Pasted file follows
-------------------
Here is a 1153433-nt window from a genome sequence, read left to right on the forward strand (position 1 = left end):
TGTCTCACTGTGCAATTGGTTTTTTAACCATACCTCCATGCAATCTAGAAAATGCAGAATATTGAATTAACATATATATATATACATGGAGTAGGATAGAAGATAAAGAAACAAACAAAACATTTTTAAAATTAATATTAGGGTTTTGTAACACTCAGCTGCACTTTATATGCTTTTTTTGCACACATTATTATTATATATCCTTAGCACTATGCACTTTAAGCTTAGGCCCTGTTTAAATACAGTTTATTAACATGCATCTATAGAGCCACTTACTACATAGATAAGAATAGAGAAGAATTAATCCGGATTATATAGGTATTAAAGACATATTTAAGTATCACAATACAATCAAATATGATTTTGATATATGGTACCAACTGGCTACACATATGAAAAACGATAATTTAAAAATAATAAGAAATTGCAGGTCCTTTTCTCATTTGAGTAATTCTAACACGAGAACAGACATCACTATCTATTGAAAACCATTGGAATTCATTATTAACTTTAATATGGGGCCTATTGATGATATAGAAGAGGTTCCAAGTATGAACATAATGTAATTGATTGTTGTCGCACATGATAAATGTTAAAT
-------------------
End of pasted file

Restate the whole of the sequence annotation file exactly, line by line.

Here is a 1153433-nt window from a genome sequence, read left to right on the forward strand (position 1 = left end):
TGTCTCACTGTGCAATTGGTTTTTTAACCATACCTCCATGCAATCTAGAAAATGCAGAATATTGAATTAACATATATATATATACATGGAGTAGGATAGAAGATAAAGAAACAAACAAAACATTTTTAAAATTAATATTAGGGTTTTGTAACACTCAGCTGCACTTTATATGCTTTTTTTGCACACATTATTATTATATATCCTTAGCACTATGCACTTTAAGCTTAGGCCCTGTTTAAATACAGTTTATTAACATGCATCTATAGAGCCACTTACTACATAGATAAGAATAGAGAAGAATTAATCCGGATTATATAGGTATTAAAGACATATTTAAGTATCACAATACAATCAAATATGATTTTGATATATGGTACCAACTGGCTACACATATGAAAAACGATAATTTAAAAATAATAAGAAATTGCAGGTCCTTTTCTCATTTGAGTAATTCTAACACGAGAACAGACATCACTATCTATTGAAAACCATTGGAATTCATTATTAACTTTAATATGGGGCCTATTGATGATATAGAAGAGGTTCCAAGTATGAACATAATGTAATTGATTGTTGTCGCACATGATAAATGTTAAAT